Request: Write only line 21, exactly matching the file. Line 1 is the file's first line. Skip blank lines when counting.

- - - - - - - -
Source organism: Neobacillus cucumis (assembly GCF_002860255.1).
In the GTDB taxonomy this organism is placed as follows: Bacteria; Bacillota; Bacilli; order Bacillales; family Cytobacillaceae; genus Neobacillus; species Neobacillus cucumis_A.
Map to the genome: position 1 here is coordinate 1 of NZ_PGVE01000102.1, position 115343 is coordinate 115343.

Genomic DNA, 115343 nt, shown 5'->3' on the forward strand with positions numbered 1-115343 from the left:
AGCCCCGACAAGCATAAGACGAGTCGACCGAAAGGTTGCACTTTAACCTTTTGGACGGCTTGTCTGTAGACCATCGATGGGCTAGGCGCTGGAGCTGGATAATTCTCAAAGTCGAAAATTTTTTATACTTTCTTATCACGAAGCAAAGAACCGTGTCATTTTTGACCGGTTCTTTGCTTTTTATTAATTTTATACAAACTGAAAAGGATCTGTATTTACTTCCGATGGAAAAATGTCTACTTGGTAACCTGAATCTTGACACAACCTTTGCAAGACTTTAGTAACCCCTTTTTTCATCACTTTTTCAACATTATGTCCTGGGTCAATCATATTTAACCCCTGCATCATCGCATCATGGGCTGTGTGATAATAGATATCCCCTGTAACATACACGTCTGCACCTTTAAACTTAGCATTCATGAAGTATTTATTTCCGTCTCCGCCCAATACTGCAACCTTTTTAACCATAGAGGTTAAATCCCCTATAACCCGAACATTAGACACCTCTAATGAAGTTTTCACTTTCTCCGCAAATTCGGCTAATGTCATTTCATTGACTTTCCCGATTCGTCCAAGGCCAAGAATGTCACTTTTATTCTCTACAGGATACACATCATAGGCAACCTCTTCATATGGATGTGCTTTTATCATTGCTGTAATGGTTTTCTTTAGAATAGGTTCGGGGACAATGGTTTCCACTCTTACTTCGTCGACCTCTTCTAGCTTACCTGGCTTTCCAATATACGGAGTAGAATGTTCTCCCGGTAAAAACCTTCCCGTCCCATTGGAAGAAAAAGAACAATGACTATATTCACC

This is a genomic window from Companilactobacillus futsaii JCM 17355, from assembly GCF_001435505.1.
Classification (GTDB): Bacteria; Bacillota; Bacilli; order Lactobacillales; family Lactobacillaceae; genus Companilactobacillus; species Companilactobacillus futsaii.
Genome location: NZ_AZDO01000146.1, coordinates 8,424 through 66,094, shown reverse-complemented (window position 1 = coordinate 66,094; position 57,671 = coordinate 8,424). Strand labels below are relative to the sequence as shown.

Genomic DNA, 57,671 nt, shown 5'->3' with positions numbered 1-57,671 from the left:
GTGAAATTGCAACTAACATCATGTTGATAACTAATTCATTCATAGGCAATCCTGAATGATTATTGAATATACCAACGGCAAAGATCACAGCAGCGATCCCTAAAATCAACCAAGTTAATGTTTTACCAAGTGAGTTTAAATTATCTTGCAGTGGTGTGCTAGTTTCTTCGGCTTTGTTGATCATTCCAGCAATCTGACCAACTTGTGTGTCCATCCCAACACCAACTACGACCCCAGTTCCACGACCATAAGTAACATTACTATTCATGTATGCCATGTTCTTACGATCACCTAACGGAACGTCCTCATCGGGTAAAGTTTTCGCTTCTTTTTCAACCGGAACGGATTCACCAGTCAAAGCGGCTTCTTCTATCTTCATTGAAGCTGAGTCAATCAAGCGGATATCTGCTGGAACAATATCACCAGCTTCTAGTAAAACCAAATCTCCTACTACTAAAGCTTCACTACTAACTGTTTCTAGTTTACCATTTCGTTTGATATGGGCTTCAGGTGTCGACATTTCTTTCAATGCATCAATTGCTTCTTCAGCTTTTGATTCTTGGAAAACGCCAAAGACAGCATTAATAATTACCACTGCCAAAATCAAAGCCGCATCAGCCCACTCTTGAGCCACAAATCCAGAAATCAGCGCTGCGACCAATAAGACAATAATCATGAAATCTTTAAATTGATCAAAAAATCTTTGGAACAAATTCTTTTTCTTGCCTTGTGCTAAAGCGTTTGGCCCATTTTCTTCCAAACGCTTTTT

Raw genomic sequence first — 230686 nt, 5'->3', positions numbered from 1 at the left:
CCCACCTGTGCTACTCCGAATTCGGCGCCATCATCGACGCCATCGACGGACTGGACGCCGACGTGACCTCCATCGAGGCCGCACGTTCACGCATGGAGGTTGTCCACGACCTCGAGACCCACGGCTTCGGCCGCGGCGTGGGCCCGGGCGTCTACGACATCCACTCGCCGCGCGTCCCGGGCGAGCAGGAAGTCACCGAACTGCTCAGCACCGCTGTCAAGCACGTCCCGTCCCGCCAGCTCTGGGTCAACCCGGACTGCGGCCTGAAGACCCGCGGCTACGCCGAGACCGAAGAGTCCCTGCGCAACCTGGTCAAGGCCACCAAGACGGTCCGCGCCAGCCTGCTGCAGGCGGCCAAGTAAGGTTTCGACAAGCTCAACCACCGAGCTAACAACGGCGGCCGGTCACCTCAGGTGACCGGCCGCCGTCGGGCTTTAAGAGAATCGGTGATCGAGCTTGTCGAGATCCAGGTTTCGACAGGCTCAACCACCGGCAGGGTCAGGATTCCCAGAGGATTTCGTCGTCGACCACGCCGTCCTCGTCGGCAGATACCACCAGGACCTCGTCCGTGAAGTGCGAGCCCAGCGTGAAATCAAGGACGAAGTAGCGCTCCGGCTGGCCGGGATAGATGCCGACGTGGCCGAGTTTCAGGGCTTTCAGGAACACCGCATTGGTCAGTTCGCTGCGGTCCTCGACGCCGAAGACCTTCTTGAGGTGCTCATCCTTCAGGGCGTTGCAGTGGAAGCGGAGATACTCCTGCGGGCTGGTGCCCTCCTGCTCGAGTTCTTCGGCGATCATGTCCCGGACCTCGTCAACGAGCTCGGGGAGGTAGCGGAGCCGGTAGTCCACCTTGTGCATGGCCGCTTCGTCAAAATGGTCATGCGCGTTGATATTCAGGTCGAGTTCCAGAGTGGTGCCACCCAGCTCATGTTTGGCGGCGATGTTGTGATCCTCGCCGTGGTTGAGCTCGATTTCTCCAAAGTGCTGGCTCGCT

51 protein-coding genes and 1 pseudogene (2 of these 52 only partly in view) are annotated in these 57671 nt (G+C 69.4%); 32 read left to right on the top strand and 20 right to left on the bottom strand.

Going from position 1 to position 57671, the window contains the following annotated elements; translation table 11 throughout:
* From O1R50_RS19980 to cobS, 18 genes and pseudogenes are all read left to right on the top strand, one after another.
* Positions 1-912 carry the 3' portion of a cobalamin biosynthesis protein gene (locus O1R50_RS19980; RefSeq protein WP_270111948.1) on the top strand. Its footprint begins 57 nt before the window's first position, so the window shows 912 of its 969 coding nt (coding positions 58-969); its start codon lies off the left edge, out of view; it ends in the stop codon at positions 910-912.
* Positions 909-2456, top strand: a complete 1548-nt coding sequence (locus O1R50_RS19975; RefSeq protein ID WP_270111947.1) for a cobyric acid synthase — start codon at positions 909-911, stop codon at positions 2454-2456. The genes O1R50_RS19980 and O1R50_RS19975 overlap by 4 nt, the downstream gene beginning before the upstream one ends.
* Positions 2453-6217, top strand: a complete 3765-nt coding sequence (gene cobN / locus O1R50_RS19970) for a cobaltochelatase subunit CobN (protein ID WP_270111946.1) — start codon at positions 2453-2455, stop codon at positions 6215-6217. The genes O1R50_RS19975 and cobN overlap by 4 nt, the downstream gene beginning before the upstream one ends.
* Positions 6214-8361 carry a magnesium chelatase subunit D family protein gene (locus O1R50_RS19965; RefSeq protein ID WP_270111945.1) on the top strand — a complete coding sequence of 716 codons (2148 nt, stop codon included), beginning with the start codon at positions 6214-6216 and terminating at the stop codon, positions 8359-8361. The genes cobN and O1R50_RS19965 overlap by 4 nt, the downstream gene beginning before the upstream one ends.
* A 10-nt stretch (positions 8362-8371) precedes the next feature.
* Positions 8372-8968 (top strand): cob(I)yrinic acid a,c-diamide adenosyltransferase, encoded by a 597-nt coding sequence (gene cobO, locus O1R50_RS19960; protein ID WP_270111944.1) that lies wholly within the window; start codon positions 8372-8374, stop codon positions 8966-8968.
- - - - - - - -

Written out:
* Positions 8372-8968 (top strand): cob(I)yrinic acid a,c-diamide adenosyltransferase, encoded by a 597-nt coding sequence (gene cobO, locus O1R50_RS19960; protein ID WP_270111944.1) that lies wholly within the window; start codon positions 8372-8374, stop codon positions 8966-8968.